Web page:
Mysterious Dunes On Jupiter's Moon Explained By Scientists' New Model
Scientists have known about dune-like structures on Jupiter’s volcanically active moon, Io, for some time, but have been unable to reconcile how a planetary body with such a low-density atmosphere could create the classical wind-blown dunes like those observed on Earth. In collaboration with scientists from Rutgers University, University of Oregon, the Massachusetts Institute of Technology, and the Jet Propulsion Laboratory at the California Institute of Technology, Ryan Ewing, the Robert R. This study attempts to expand scientists’ knowledge of how dunes can form on distant planetary bodies that have vastly different atmospheric conditions than those responsible for dune formation on Earth.
“The challenges in interpreting the ridge structures on Io were understanding how wind could be created and how sand could move where almost no atmosphere exists,” Ewing said. The lava-frost mechanism proposed by this research team relies on researchers’ knowledge that Io is the most volcanically active body in our solar system. “I am certain I will find myself trying to explain observations of dune-like patterns from these worlds as the new data come in,” Ewing said of the upcoming NASA missions to Titan, one of the moon’s of Saturn, and Venus planned over the next several decades.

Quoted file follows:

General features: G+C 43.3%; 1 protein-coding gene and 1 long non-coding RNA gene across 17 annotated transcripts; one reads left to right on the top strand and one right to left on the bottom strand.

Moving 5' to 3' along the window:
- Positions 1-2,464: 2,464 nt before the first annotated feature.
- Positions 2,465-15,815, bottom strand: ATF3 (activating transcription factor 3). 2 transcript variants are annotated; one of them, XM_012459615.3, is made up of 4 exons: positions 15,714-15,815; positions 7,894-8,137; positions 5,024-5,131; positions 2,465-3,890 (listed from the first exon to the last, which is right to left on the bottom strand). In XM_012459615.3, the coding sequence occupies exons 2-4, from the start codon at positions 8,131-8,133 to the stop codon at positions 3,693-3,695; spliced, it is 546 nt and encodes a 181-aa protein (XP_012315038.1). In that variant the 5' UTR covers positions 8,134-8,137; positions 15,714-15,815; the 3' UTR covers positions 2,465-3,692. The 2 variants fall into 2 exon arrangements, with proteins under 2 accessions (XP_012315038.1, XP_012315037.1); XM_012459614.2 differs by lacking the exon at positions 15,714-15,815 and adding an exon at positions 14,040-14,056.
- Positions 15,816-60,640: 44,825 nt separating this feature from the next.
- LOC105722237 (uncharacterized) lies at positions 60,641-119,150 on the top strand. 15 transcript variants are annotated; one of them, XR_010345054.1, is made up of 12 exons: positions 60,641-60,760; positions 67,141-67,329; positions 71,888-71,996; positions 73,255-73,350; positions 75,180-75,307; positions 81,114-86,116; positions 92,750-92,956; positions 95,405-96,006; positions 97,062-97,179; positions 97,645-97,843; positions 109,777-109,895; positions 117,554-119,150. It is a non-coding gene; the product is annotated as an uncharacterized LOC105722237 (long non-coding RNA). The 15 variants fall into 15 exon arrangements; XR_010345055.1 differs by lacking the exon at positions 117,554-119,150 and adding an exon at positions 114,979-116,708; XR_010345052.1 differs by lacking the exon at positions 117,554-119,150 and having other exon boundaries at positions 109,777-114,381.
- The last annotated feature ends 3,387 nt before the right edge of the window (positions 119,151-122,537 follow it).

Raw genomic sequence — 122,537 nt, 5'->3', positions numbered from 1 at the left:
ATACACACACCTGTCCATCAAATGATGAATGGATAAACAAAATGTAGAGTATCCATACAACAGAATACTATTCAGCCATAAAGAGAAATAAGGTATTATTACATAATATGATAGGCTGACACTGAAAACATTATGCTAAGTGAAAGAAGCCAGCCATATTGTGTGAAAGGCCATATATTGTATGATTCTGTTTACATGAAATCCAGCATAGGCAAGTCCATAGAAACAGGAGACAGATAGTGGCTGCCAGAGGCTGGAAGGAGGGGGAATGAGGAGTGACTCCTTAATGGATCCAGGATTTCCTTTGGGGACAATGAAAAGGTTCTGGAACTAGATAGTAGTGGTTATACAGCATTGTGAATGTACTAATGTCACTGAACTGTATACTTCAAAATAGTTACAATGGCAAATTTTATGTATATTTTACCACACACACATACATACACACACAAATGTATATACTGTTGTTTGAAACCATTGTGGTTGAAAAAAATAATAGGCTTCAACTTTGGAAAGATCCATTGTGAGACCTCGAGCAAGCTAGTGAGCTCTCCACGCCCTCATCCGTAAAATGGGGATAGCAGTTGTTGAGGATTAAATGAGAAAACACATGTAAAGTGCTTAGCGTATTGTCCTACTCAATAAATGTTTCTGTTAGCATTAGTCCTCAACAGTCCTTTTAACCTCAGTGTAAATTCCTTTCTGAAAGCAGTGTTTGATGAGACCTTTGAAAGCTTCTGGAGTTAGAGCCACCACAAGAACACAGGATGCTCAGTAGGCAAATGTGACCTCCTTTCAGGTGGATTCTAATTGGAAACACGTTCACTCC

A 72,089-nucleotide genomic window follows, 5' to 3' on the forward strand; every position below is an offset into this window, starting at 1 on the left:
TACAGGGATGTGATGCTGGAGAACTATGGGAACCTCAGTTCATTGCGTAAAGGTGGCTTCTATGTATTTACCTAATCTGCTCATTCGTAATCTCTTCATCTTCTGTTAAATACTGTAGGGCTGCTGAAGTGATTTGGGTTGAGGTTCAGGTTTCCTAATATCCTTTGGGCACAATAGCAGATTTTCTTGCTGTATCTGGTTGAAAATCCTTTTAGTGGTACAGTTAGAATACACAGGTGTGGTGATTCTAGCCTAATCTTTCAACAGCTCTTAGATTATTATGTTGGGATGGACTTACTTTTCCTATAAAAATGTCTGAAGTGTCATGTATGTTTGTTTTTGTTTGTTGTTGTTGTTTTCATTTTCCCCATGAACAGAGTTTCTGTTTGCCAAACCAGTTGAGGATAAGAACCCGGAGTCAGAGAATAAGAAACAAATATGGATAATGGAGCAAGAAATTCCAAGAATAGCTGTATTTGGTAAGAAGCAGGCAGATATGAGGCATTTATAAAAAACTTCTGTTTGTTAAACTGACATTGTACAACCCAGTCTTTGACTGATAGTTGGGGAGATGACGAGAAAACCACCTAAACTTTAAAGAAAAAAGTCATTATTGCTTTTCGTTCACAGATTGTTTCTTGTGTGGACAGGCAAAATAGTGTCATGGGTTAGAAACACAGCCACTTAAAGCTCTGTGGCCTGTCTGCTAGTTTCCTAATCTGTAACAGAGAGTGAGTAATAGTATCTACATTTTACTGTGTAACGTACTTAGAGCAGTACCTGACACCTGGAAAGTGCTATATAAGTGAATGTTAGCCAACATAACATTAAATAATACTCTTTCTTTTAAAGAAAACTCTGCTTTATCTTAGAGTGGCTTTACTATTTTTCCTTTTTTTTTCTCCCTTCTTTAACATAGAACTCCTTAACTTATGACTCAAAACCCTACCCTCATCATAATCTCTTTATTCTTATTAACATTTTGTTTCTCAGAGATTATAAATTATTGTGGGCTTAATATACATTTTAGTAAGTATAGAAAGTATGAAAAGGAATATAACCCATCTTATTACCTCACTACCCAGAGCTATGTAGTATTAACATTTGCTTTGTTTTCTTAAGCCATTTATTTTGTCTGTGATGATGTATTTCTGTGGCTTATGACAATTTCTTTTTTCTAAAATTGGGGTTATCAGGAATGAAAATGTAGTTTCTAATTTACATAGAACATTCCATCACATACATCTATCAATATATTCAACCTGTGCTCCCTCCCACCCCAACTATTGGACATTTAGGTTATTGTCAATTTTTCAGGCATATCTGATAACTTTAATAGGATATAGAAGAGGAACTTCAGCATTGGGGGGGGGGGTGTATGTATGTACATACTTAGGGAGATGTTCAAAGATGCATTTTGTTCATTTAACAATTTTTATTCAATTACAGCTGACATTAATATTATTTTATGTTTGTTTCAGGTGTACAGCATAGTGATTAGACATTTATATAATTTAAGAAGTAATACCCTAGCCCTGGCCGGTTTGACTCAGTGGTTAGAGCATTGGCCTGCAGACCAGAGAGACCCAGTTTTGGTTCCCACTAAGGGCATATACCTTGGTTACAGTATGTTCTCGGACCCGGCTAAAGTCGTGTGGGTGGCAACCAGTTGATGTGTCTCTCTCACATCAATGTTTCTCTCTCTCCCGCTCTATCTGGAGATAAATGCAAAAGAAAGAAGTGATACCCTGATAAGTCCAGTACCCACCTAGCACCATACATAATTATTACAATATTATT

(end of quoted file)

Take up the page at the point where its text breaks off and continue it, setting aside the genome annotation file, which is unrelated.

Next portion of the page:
The research this team has conducted on Io will help explain the formation of these features that are present nearly everywhere in our solar system.
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